Veteran, new and aspiring executives need methods to be successful in their organization. There are 1000s of leadership podcasts, videos, blogs, and articles but few authors address what to do or how to do it.
We have witnessed many executives who are efficient (doing things right), but few executives are effective (doing the right things). We believe this is misguided and aim to remedy the shortfall with executives.
The Effective Executive – Episode 8
1. Synthetic Thinking
2. Don’t Copy
3. Have Options
4. Seek the Devil’s Advocate
5. Understand Decisions are Made Emotionally
6. Leave Decisions to Where the Knowledge is
7. Don’t Wait for the Perfect Decision
8. Don’t Blow Up Your Organization
9. Track Decisions with Measures
Tripp Babbitt: [00:00:00] Hi, I’m Tripp Babbitt, and this week in The Effective Executive, I want to talk about how to make good executive decisions and I’m working on this module for my executive education program. And so I pulled out a few things here that I think would help everyone in making good decisions.
Tripp Babbitt: [00:00:23] So starting out, the first thing is leveraging your synthetic thinking. So obviously, this is a large part to me, a very foundational piece of an executive education program is and I’ve covered it in other videos and analytic versus synthetic thinking. But this is all about doing the right things and developing that system. Map helps you identify and set priorities of what to work on in your organization. It will identify some problems and some opportunities within your organization. Now, it doesn’t cover everything. And I want to kind of make a caveat here about innovation is I believe that that’s something every organization should be working on, new product services, thinking in their organization. You’re not going to get a lot of that from the customer. So doing the right things is enhanced by synthetic thinking and development of that system. Map helps you as an executive develop that synthetic part of our brain, looking at the whole system as opposed to breaking down the pieces with analytical thinking.
Tripp Babbitt: [00:01:41] The second thing is you don’t want to copy another company. Now, there are some caveats to that, too, but copying a competitor will almost always leave you behind. And if you understand anything about synthetic thinking, all systems are different and in a variety of ways. And I would say that if you are going to copy, make it better, your original that a competitor did. And you do that through some of the other things we’ll talk about and making good executive decisions.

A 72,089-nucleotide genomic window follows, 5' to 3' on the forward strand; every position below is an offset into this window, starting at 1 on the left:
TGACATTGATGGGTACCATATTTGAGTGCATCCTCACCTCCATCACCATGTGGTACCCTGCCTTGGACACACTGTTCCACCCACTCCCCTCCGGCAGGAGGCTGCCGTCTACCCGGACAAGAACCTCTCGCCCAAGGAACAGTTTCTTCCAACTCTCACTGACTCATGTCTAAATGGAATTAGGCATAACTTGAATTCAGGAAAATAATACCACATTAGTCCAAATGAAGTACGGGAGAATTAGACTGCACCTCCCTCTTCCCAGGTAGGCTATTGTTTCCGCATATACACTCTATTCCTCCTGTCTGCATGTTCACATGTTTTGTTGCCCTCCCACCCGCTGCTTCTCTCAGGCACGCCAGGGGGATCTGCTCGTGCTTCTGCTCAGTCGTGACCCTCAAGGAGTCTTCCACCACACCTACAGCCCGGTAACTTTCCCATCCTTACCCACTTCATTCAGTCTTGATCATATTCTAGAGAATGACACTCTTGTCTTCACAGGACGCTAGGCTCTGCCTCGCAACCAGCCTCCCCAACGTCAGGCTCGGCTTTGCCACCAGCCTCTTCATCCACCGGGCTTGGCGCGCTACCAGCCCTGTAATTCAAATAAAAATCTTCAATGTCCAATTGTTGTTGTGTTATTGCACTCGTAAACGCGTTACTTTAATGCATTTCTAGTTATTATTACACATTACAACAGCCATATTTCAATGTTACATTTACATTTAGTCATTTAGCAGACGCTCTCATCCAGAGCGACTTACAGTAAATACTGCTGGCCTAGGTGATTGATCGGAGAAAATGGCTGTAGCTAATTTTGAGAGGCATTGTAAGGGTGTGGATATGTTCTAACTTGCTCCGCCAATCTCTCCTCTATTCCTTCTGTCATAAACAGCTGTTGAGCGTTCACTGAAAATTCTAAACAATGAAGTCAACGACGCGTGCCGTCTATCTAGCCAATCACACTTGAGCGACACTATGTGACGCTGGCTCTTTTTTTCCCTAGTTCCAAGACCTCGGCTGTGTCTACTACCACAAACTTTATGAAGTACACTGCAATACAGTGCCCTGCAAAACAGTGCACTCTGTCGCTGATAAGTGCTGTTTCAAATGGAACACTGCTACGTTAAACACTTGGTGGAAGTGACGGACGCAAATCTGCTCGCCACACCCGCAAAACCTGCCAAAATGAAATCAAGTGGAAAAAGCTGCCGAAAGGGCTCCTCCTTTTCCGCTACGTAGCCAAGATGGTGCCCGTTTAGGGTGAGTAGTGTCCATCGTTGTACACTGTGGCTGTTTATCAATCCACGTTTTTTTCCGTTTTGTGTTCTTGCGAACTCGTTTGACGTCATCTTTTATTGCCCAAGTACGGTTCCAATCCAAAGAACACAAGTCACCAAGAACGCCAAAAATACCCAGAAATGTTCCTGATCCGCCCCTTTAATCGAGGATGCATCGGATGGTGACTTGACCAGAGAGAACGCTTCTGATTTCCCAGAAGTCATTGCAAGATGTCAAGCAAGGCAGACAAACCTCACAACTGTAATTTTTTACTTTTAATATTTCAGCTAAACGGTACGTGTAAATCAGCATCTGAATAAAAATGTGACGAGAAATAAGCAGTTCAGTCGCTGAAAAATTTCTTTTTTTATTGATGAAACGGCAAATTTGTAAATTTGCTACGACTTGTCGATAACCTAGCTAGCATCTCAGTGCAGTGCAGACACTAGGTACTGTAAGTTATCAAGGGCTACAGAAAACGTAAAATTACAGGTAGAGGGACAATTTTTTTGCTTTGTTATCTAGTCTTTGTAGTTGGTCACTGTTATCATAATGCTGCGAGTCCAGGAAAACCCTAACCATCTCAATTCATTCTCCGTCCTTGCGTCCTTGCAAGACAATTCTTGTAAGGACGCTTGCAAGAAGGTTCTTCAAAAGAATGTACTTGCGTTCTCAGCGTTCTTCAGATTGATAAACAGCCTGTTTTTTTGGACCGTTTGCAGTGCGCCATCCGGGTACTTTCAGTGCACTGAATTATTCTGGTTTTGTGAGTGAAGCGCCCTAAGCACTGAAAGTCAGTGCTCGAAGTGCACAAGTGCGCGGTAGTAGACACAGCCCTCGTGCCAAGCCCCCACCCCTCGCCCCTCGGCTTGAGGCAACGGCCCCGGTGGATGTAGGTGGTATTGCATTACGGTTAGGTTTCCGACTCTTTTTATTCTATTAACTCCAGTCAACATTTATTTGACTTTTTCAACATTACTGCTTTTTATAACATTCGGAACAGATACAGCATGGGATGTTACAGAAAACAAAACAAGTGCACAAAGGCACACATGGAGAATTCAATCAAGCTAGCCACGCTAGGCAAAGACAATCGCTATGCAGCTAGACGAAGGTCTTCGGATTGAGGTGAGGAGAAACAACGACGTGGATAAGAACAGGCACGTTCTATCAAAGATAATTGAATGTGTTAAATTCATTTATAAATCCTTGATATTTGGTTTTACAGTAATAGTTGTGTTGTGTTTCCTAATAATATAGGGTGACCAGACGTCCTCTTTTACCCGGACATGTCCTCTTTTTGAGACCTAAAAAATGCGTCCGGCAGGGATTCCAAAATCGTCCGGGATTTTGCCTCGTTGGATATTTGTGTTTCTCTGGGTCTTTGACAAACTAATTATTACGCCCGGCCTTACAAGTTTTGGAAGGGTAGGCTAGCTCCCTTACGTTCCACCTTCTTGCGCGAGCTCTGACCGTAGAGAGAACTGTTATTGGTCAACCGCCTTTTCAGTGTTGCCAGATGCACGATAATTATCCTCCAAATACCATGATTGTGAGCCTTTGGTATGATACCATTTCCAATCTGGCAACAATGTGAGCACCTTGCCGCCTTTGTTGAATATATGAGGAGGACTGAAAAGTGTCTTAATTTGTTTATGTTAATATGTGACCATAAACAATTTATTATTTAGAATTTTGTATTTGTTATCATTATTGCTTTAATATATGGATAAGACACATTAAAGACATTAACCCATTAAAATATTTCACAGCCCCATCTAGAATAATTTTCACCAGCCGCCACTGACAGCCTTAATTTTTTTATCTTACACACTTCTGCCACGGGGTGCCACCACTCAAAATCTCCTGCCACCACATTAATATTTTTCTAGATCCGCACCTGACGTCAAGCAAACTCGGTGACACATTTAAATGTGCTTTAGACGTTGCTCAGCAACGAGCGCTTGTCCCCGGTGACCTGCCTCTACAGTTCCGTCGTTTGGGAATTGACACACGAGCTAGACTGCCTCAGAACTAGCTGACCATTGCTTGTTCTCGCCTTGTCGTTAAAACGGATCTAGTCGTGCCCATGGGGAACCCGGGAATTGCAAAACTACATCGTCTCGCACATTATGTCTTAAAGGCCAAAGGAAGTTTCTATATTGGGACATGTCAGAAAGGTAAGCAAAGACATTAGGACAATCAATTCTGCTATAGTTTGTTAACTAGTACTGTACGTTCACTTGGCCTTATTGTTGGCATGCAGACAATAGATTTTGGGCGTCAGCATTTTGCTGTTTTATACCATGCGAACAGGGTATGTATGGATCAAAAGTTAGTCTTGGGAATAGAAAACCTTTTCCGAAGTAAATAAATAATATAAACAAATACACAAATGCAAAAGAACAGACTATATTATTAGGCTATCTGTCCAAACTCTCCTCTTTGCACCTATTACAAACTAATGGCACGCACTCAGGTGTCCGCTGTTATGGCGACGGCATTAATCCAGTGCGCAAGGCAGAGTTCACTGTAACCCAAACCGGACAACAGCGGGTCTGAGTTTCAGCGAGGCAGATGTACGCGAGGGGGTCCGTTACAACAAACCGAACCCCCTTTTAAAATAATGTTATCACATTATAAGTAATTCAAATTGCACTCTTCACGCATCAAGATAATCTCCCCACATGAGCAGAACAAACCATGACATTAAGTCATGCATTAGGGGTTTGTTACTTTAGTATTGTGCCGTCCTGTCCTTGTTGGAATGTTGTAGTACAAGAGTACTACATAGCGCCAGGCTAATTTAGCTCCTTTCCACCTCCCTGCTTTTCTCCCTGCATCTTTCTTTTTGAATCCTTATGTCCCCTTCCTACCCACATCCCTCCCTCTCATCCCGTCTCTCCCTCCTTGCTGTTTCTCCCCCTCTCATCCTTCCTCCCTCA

Tripp Babbitt: [00:02:21] The third thing, have options that are more than just a binary choice. Typically, when I walk into organizations, what they have is I’m going to consider this decision or I’m not. It’s kind of a I’m going to do this or I’m not going to do this. And one of the things that you want to do is you want to have lots of choices in things. And when you have a binary choice, you’re when you’re going out and doing research on it, you’re typically looking for I research that supports either to do it or not to do it,
Tripp Babbitt: [00:03:00] Which kind of leads to the next thing is once you have an abundance of choices, seek the devil’s advocate, seek someone who is going to look at that decision and say, jeez, you know, that’s that’s not you’re not considering this piece or this piece. And a lot of times executives kind of get stuck in the mode of one, the decision maker. Therefore, I must make the decision and not seek out opinions that are counter to what you’re thinking may be at that moment.
Tripp Babbitt: [00:03:34] The fifth thing is understand that decisions are made emotionally. I mean, we’ve heard this over and over again, and it’s just the human existence is being emotional about things and, you know, whether it’s getting frustrated and finally saying, well, let’s just make a decision.
Tripp Babbitt: [00:03:54] Just be aware that almost all decisions are made emotionally. And I think that this is a reason why you have to have a method for decision making. And why I’m putting this in executive education program is to avoid you’re not going to completely avoid it because it’s it’s part of you. But to help mitigate your emotional thinking on things and that you’re looking at things as practically as possible.